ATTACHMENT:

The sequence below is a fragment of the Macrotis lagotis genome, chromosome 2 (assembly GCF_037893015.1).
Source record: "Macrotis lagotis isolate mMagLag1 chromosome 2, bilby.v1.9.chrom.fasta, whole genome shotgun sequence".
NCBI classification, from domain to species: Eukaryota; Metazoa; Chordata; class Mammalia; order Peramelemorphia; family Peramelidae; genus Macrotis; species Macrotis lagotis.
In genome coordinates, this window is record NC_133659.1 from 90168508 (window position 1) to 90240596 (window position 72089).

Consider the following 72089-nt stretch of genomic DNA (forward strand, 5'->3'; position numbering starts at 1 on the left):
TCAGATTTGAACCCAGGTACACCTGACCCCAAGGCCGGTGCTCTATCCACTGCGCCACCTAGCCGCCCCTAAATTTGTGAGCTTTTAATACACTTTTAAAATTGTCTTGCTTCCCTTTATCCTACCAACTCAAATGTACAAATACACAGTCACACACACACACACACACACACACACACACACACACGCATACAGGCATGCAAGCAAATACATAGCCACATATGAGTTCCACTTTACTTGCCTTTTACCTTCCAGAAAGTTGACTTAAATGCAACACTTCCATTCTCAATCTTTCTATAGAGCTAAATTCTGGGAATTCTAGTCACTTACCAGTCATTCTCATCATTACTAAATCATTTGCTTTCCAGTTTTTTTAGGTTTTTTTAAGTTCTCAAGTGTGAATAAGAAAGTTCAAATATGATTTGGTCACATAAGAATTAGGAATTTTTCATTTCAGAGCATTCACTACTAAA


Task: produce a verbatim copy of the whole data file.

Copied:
The sequence below is a fragment of the Macrotis lagotis genome, chromosome 2 (assembly GCF_037893015.1).
Source record: "Macrotis lagotis isolate mMagLag1 chromosome 2, bilby.v1.9.chrom.fasta, whole genome shotgun sequence".
NCBI classification, from domain to species: Eukaryota; Metazoa; Chordata; class Mammalia; order Peramelemorphia; family Peramelidae; genus Macrotis; species Macrotis lagotis.
In genome coordinates, this window is record NC_133659.1 from 90168508 (window position 1) to 90240596 (window position 72089).

Consider the following 72089-nt stretch of genomic DNA (forward strand, 5'->3'; position numbering starts at 1 on the left):
TCAGATTTGAACCCAGGTACACCTGACCCCAAGGCCGGTGCTCTATCCACTGCGCCACCTAGCCGCCCCTAAATTTGTGAGCTTTTAATACACTTTTAAAATTGTCTTGCTTCCCTTTATCCTACCAACTCAAATGTACAAATACACAGTCACACACACACACACACACACACACACACACACACACGCATACAGGCATGCAAGCAAATACATAGCCACATATGAGTTCCACTTTACTTGCCTTTTACCTTCCAGAAAGTTGACTTAAATGCAACACTTCCATTCTCAATCTTTCTATAGAGCTAAATTCTGGGAATTCTAGTCACTTACCAGTCATTCTCATCATTACTAAATCATTTGCTTTCCAGTTTTTTTAGGTTTTTTTAAGTTCTCAAGTGTGAATAAGAAAGTTCAAATATGATTTGGTCACATAAGAATTAGGAATTTTTCATTTCAGAGCATTCACTACTAAA